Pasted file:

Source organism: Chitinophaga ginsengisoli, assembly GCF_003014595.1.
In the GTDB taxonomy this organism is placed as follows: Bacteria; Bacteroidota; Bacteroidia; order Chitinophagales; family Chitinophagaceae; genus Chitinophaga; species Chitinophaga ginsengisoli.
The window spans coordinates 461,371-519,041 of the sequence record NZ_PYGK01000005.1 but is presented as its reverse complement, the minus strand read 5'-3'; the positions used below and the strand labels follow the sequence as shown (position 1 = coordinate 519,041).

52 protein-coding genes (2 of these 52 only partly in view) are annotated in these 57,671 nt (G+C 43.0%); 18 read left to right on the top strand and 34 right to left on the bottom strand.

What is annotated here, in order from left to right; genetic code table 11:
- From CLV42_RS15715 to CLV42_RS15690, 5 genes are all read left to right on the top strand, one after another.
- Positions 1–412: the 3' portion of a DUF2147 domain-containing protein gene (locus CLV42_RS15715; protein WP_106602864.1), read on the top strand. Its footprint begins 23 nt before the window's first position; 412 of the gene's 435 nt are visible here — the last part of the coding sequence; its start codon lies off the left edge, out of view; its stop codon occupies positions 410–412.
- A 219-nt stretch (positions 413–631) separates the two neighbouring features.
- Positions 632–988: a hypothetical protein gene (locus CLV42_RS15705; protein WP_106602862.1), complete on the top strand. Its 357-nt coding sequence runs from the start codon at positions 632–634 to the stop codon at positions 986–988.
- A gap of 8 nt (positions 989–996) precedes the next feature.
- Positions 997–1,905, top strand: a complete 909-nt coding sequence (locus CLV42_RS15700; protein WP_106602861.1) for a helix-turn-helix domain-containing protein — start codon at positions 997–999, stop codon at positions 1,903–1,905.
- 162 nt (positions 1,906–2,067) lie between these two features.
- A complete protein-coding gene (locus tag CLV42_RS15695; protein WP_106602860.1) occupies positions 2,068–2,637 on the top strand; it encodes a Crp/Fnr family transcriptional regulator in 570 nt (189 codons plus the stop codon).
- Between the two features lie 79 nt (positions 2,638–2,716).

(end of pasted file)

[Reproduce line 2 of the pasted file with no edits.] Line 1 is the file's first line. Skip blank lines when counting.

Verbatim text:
In the GTDB taxonomy this organism is placed as follows: Bacteria; Bacteroidota; Bacteroidia; order Chitinophagales; family Chitinophagaceae; genus Chitinophaga; species Chitinophaga ginsengisoli.